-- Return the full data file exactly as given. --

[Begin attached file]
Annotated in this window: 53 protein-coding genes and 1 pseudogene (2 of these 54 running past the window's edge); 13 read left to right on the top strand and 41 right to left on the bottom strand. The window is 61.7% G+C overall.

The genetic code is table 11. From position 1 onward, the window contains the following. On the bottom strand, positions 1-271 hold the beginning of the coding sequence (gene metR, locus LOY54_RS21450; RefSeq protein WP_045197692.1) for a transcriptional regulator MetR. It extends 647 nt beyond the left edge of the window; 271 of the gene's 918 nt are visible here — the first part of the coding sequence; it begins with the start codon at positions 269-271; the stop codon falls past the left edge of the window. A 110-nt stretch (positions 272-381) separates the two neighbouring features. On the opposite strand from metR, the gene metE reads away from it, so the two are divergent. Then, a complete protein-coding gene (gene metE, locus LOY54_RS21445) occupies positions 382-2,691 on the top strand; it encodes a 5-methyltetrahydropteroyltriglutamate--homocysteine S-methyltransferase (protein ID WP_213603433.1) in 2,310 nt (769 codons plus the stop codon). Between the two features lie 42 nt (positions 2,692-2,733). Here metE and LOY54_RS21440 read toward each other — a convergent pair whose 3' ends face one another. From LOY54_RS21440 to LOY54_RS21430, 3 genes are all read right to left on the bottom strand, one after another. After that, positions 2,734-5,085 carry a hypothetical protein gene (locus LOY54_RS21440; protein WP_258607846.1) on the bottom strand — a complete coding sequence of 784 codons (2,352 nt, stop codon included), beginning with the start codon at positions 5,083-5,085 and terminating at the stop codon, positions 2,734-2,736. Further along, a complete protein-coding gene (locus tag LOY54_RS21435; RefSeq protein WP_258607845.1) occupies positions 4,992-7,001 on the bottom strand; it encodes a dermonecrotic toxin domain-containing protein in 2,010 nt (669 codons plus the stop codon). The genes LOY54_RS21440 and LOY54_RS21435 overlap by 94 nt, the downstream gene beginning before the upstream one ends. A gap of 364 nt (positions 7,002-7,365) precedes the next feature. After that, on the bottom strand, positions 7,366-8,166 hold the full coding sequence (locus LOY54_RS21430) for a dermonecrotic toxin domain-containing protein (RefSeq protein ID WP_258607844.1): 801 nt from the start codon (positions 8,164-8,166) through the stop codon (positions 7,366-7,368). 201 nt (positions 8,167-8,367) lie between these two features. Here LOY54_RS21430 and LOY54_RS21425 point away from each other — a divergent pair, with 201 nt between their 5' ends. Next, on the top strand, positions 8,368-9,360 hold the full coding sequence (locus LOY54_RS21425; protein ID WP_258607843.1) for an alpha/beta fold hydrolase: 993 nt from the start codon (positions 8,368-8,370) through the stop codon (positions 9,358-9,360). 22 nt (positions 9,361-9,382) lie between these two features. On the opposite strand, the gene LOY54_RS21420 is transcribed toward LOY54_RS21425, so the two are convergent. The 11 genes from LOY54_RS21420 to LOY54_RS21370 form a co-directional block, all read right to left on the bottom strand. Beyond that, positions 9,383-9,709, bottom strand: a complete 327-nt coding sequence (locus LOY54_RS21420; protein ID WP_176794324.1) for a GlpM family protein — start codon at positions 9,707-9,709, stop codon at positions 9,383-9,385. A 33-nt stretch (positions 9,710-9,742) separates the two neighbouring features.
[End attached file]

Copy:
Annotated in this window: 53 protein-coding genes and 1 pseudogene (2 of these 54 running past the window's edge); 13 read left to right on the top strand and 41 right to left on the bottom strand. The window is 61.7% G+C overall.

The genetic code is table 11. From position 1 onward, the window contains the following. On the bottom strand, positions 1-271 hold the beginning of the coding sequence (gene metR, locus LOY54_RS21450; RefSeq protein WP_045197692.1) for a transcriptional regulator MetR. It extends 647 nt beyond the left edge of the window; 271 of the gene's 918 nt are visible here — the first part of the coding sequence; it begins with the start codon at positions 269-271; the stop codon falls past the left edge of the window. A 110-nt stretch (positions 272-381) separates the two neighbouring features. On the opposite strand from metR, the gene metE reads away from it, so the two are divergent. Then, a complete protein-coding gene (gene metE, locus LOY54_RS21445) occupies positions 382-2,691 on the top strand; it encodes a 5-methyltetrahydropteroyltriglutamate--homocysteine S-methyltransferase (protein ID WP_213603433.1) in 2,310 nt (769 codons plus the stop codon). Between the two features lie 42 nt (positions 2,692-2,733). Here metE and LOY54_RS21440 read toward each other — a convergent pair whose 3' ends face one another. From LOY54_RS21440 to LOY54_RS21430, 3 genes are all read right to left on the bottom strand, one after another. After that, positions 2,734-5,085 carry a hypothetical protein gene (locus LOY54_RS21440; protein WP_258607846.1) on the bottom strand — a complete coding sequence of 784 codons (2,352 nt, stop codon included), beginning with the start codon at positions 5,083-5,085 and terminating at the stop codon, positions 2,734-2,736. Further along, a complete protein-coding gene (locus tag LOY54_RS21435; RefSeq protein WP_258607845.1) occupies positions 4,992-7,001 on the bottom strand; it encodes a dermonecrotic toxin domain-containing protein in 2,010 nt (669 codons plus the stop codon). The genes LOY54_RS21440 and LOY54_RS21435 overlap by 94 nt, the downstream gene beginning before the upstream one ends. A gap of 364 nt (positions 7,002-7,365) precedes the next feature. After that, on the bottom strand, positions 7,366-8,166 hold the full coding sequence (locus LOY54_RS21430) for a dermonecrotic toxin domain-containing protein (RefSeq protein ID WP_258607844.1): 801 nt from the start codon (positions 8,164-8,166) through the stop codon (positions 7,366-7,368). 201 nt (positions 8,167-8,367) lie between these two features. Here LOY54_RS21430 and LOY54_RS21425 point away from each other — a divergent pair, with 201 nt between their 5' ends. Next, on the top strand, positions 8,368-9,360 hold the full coding sequence (locus LOY54_RS21425; protein ID WP_258607843.1) for an alpha/beta fold hydrolase: 993 nt from the start codon (positions 8,368-8,370) through the stop codon (positions 9,358-9,360). 22 nt (positions 9,361-9,382) lie between these two features. On the opposite strand, the gene LOY54_RS21420 is transcribed toward LOY54_RS21425, so the two are convergent. The 11 genes from LOY54_RS21420 to LOY54_RS21370 form a co-directional block, all read right to left on the bottom strand. Beyond that, positions 9,383-9,709, bottom strand: a complete 327-nt coding sequence (locus LOY54_RS21420; protein ID WP_176794324.1) for a GlpM family protein — start codon at positions 9,707-9,709, stop codon at positions 9,383-9,385. A 33-nt stretch (positions 9,710-9,742) separates the two neighbouring features.